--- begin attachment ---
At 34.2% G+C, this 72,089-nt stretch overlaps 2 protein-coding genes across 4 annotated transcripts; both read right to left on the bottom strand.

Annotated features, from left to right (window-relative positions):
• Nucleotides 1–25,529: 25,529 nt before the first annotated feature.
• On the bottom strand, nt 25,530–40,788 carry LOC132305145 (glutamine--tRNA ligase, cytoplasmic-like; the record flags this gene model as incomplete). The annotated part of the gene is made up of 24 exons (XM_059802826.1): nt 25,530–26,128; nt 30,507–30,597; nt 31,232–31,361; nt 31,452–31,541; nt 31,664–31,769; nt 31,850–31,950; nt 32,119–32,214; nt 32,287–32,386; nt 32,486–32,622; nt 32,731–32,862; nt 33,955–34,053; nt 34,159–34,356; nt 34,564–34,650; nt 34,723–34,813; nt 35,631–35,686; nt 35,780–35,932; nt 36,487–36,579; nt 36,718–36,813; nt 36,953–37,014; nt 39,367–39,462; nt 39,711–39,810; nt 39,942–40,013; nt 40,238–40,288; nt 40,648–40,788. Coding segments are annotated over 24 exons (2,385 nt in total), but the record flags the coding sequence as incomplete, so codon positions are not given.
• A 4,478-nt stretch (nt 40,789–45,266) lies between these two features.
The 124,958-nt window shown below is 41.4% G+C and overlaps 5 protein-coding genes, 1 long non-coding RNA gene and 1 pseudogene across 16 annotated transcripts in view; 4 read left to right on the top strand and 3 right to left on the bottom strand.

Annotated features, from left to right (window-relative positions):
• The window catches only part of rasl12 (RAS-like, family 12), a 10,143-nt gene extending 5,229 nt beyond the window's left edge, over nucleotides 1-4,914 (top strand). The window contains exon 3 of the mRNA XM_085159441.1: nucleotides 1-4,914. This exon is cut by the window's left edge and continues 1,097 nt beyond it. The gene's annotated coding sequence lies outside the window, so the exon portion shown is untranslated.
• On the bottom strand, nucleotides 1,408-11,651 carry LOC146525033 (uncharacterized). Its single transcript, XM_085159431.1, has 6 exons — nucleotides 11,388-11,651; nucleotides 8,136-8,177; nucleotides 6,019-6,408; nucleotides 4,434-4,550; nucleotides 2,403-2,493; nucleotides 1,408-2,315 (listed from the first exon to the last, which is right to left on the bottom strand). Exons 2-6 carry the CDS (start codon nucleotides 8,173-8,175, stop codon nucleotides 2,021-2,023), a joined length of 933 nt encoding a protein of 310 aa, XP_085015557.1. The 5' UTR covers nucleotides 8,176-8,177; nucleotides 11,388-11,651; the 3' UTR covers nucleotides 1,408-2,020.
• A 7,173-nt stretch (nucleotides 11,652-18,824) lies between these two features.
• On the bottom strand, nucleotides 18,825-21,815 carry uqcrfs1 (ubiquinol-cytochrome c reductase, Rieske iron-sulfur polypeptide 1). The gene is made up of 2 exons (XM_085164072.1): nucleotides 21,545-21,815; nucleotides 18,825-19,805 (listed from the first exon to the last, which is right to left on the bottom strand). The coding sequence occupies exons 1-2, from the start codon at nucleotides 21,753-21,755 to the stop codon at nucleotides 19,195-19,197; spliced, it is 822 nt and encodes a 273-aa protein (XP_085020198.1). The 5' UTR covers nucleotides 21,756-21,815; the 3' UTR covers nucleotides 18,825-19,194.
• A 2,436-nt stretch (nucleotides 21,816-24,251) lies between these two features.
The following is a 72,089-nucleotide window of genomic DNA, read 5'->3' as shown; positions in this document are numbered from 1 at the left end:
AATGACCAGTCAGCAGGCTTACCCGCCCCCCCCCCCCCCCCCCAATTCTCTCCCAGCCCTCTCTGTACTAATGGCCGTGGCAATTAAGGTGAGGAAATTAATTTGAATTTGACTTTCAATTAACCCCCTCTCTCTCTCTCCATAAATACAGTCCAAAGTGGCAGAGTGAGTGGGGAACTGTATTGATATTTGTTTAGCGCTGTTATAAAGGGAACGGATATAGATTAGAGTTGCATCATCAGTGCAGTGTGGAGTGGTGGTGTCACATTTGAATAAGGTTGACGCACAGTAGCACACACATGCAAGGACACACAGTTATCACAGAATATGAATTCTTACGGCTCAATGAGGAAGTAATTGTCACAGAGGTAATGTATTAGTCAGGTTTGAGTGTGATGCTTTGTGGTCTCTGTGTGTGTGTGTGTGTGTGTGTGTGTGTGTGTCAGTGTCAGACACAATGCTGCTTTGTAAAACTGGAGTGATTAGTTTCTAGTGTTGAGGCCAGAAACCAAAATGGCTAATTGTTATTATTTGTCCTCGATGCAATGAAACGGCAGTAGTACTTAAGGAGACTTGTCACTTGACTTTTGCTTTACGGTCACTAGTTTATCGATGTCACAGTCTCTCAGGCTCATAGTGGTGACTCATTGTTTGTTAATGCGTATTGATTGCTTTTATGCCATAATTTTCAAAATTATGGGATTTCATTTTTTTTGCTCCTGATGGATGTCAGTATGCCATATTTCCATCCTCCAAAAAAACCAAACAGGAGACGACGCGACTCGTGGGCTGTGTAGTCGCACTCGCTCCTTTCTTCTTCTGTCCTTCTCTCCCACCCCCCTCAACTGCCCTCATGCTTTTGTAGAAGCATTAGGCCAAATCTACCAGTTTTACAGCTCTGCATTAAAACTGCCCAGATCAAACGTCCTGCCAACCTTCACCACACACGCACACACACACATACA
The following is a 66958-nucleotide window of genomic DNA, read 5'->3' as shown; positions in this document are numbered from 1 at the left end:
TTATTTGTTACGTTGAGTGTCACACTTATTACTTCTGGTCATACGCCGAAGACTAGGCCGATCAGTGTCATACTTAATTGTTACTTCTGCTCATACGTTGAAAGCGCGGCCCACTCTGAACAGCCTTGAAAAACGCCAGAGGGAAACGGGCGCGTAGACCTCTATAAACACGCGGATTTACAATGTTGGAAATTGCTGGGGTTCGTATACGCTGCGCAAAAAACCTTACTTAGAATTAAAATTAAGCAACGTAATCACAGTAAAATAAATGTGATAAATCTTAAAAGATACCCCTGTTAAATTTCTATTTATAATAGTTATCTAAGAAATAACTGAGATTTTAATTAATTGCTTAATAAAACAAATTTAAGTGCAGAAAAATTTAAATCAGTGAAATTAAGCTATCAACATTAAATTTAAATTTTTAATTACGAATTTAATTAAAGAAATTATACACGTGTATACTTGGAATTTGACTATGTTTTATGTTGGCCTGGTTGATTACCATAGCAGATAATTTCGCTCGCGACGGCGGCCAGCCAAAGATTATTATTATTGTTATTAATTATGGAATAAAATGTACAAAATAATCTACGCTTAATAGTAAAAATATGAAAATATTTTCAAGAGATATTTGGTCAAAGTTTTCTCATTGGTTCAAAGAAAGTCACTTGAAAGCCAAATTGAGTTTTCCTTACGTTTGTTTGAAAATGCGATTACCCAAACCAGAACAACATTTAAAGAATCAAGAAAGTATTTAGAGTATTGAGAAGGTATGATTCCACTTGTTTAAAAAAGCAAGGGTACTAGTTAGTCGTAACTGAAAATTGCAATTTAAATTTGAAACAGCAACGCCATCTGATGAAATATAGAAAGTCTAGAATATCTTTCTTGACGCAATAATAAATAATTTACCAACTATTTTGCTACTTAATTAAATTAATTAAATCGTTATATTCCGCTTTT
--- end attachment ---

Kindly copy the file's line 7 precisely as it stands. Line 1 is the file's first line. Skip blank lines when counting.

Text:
Annotated features, from left to right (window-relative positions):